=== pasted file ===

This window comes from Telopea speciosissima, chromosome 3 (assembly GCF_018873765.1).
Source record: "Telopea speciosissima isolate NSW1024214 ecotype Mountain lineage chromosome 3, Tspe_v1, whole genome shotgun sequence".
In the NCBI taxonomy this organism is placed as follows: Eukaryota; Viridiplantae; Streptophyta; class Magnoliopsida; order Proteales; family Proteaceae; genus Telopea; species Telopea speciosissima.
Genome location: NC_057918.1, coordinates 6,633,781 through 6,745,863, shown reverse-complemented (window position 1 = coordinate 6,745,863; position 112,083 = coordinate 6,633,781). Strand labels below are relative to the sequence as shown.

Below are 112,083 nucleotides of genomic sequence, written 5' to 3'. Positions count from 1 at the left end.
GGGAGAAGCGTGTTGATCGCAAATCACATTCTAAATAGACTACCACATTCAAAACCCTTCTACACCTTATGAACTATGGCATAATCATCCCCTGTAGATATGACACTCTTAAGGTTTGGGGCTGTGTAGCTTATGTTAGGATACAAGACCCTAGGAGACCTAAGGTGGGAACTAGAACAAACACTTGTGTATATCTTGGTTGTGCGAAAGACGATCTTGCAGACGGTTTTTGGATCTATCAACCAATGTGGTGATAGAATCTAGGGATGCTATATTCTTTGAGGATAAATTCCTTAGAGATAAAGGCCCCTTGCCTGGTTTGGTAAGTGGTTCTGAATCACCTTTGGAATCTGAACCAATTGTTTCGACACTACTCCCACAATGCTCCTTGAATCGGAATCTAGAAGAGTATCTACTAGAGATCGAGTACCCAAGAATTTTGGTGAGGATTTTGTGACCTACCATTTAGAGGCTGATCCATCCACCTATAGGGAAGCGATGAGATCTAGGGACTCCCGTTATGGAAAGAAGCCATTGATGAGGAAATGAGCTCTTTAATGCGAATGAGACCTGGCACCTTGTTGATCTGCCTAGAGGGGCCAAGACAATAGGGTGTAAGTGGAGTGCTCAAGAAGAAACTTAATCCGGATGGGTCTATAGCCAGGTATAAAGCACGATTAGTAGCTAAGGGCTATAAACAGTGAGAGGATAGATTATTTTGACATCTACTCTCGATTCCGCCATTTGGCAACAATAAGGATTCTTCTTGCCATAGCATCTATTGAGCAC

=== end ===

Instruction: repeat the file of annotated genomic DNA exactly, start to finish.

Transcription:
This window comes from Telopea speciosissima, chromosome 3 (assembly GCF_018873765.1).
Source record: "Telopea speciosissima isolate NSW1024214 ecotype Mountain lineage chromosome 3, Tspe_v1, whole genome shotgun sequence".
In the NCBI taxonomy this organism is placed as follows: Eukaryota; Viridiplantae; Streptophyta; class Magnoliopsida; order Proteales; family Proteaceae; genus Telopea; species Telopea speciosissima.
Genome location: NC_057918.1, coordinates 6,633,781 through 6,745,863, shown reverse-complemented (window position 1 = coordinate 6,745,863; position 112,083 = coordinate 6,633,781). Strand labels below are relative to the sequence as shown.

Below are 112,083 nucleotides of genomic sequence, written 5' to 3'. Positions count from 1 at the left end.
GGGAGAAGCGTGTTGATCGCAAATCACATTCTAAATAGACTACCACATTCAAAACCCTTCTACACCTTATGAACTATGGCATAATCATCCCCTGTAGATATGACACTCTTAAGGTTTGGGGCTGTGTAGCTTATGTTAGGATACAAGACCCTAGGAGACCTAAGGTGGGAACTAGAACAAACACTTGTGTATATCTTGGTTGTGCGAAAGACGATCTTGCAGACGGTTTTTGGATCTATCAACCAATGTGGTGATAGAATCTAGGGATGCTATATTCTTTGAGGATAAATTCCTTAGAGATAAAGGCCCCTTGCCTGGTTTGGTAAGTGGTTCTGAATCACCTTTGGAATCTGAACCAATTGTTTCGACACTACTCCCACAATGCTCCTTGAATCGGAATCTAGAAGAGTATCTACTAGAGATCGAGTACCCAAGAATTTTGGTGAGGATTTTGTGACCTACCATTTAGAGGCTGATCCATCCACCTATAGGGAAGCGATGAGATCTAGGGACTCCCGTTATGGAAAGAAGCCATTGATGAGGAAATGAGCTCTTTAATGCGAATGAGACCTGGCACCTTGTTGATCTGCCTAGAGGGGCCAAGACAATAGGGTGTAAGTGGAGTGCTCAAGAAGAAACTTAATCCGGATGGGTCTATAGCCAGGTATAAAGCACGATTAGTAGCTAAGGGCTATAAACAGTGAGAGGATAGATTATTTTGACATCTACTCTCGATTCCGCCATTTGGCAACAATAAGGATTCTTCTTGCCATAGCATCTATTGAGCAC